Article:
TABLE IVB__________________________________________________________________________POLYACETAL WITH MICROCRYSTALLINECELLULOSE AT VARYING AVERAGE PARTICLE SIZE         Microcrystalline         Cellulose Aver-                      Wt % CH2 O @ 250 C.Eg.   Wt % Wt %  age Particle                  Wt %                      15 30 60 90 120No.   PAc  Stabilizer         Size (microns)                  AO  min                         min                            min                               min                                  min__________________________________________________________________________24 99.4 A   0.5 MC100         100      0.1 B                      0.18                         0.86                            2.24                               3.32                                  4.5725 99.4 A   0.5 MC50         50       0.1 B                      0.19                         0.63                            1.11                               1.50                                  1.8626 99.4 A   0.5 MC20         20       0.1 B                      0.18                         0.55                            1.09                               1.54                                  1.95C9 99.15 A   0.75 EVOH         --       0.1 B                      0.11                         1.98                            2.86                               3.67                                  4.61__________________________________________________________________________ PAc = polyacetal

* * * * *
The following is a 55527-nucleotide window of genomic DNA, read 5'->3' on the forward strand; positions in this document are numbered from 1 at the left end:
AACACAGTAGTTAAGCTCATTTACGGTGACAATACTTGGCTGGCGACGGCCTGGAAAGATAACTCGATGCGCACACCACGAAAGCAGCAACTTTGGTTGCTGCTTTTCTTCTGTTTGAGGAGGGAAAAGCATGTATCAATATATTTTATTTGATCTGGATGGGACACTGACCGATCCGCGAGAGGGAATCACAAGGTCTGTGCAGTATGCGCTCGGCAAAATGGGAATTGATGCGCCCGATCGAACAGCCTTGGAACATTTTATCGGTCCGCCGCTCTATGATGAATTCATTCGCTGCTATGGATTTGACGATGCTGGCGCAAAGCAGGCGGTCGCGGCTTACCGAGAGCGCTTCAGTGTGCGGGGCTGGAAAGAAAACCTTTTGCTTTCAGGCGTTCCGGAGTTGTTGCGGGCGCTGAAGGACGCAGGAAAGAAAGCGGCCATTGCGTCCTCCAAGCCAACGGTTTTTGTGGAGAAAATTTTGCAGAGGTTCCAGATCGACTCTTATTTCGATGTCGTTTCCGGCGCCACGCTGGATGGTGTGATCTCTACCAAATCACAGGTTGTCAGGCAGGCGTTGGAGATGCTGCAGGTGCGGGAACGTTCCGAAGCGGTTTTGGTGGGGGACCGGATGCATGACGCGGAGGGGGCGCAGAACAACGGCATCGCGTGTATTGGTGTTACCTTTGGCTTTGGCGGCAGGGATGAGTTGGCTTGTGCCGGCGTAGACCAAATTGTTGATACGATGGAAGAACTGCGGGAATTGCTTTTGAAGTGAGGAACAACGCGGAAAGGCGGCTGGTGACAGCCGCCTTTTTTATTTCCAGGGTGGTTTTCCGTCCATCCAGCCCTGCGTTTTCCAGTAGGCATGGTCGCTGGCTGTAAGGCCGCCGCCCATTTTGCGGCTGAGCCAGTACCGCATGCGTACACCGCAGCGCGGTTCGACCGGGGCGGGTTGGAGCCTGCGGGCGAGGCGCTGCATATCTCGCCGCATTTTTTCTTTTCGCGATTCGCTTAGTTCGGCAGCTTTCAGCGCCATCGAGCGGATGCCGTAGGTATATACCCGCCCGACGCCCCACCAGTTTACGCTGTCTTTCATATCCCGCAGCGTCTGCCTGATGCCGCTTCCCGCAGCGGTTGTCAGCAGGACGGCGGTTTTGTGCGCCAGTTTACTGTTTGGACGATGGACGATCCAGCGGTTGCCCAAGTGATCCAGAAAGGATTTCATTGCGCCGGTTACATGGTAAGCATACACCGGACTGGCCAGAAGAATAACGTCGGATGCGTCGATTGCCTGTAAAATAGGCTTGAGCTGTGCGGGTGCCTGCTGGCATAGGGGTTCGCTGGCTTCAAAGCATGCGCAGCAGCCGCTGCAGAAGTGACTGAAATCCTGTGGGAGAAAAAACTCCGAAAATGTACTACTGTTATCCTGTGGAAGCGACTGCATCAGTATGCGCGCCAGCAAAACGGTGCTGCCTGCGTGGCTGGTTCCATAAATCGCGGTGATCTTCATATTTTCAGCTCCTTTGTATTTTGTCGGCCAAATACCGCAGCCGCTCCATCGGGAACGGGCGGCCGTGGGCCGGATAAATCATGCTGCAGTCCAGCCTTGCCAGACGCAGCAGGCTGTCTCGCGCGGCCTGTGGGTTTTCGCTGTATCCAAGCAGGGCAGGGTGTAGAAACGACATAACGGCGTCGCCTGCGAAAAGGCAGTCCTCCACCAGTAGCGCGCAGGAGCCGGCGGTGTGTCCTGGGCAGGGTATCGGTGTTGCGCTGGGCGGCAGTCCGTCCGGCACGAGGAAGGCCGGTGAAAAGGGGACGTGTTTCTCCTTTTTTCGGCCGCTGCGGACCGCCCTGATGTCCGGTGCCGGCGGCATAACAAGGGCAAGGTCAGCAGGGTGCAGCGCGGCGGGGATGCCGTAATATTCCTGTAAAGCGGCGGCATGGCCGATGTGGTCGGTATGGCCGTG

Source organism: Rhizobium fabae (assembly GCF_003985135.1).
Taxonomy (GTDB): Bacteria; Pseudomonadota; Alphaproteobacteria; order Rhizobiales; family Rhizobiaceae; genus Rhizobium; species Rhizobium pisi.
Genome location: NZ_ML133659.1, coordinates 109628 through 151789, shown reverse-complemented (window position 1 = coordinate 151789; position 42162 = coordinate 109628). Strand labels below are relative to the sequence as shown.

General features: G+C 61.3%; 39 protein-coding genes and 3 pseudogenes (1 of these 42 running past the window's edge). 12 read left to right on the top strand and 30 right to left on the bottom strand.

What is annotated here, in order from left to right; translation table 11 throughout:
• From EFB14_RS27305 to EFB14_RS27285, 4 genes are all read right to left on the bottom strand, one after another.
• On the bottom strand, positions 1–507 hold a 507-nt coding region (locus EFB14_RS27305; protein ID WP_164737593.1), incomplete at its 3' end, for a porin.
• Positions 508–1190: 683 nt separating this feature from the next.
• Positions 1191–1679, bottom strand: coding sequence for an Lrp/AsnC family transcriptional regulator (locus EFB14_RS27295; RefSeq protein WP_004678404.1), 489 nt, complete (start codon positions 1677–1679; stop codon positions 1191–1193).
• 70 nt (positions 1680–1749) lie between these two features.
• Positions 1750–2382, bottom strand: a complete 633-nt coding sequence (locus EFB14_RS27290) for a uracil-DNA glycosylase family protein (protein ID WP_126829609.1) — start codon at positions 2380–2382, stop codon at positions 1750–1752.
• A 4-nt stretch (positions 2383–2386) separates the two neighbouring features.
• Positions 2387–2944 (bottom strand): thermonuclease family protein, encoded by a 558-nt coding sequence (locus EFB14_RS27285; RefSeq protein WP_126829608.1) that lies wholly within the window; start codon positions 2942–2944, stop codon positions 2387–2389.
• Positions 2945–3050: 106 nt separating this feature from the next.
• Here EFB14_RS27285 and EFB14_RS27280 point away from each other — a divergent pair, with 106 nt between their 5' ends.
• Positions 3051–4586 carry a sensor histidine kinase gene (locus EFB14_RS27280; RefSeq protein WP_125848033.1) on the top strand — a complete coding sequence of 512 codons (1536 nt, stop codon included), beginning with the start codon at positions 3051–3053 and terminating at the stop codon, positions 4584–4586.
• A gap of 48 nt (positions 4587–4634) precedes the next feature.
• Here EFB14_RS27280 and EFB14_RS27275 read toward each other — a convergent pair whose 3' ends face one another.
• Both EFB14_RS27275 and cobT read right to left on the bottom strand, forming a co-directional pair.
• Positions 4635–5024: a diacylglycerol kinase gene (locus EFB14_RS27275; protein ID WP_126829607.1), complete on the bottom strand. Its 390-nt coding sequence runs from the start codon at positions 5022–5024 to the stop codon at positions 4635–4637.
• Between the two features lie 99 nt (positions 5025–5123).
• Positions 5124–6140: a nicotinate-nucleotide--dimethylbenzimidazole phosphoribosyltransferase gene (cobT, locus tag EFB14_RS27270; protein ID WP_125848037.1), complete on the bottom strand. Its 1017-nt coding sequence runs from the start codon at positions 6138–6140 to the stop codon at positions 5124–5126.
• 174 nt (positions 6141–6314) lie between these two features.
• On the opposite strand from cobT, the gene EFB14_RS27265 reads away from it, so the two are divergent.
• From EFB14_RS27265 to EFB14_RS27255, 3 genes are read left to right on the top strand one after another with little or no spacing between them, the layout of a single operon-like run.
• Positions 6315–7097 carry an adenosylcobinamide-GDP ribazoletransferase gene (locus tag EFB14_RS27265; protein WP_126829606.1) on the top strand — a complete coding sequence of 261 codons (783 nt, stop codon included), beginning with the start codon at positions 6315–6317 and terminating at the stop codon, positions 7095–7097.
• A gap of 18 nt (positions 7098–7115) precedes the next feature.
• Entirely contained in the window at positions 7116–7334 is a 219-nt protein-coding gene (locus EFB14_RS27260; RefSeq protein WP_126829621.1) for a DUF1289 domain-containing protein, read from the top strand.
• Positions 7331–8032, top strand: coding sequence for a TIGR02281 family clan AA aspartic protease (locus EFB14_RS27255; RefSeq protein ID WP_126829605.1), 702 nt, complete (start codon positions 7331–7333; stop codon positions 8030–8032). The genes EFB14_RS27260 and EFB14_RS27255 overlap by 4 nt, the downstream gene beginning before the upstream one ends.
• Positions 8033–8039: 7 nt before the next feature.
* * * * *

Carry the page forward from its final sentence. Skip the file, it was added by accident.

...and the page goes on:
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Referenced by
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US5449777 *Jul 1, 1994Sep 12, 1995Ciba-Geigy CorporationPhenolic s-triazines
US7716880 *Aug 14, 2002May 18, 2010Teton West Lumber, Inc.Composite products and methods of producing same
US20040118509 *Nov 26, 2003Jun 24, 2004Flexman Edmund ArthurConcentrations to improve surface adhesion characteristics of polyacetal-based compositions
US20070208007 *Mar 10, 2005Sep 6, 2007Atsushi SaitouAmine-Based Compound and Use Thereof
USD679840Apr 9, 2013Airmark, Inc.Shim device
Classifications
U.S. Classification524/36, 524/35, 524/377, 524/386, 524/387
International ClassificationC08L33/26, G07F7/10, C08L77/00, C08L1/00, C08L13/00, C08L33/04, C08L23/08, C08L59/00, G07C9/00, C08L33/00, C08L83/04
Cooperative ClassificationG07F7/1008, C08L1/00, C08L33/26, C08L33/04, C08L83/04, C08L77/00, C08L33/00, C08L59/00, C08L23/08, C08L13/00
European ClassificationC08L59/00, G07F7/10D, G07C9/00B2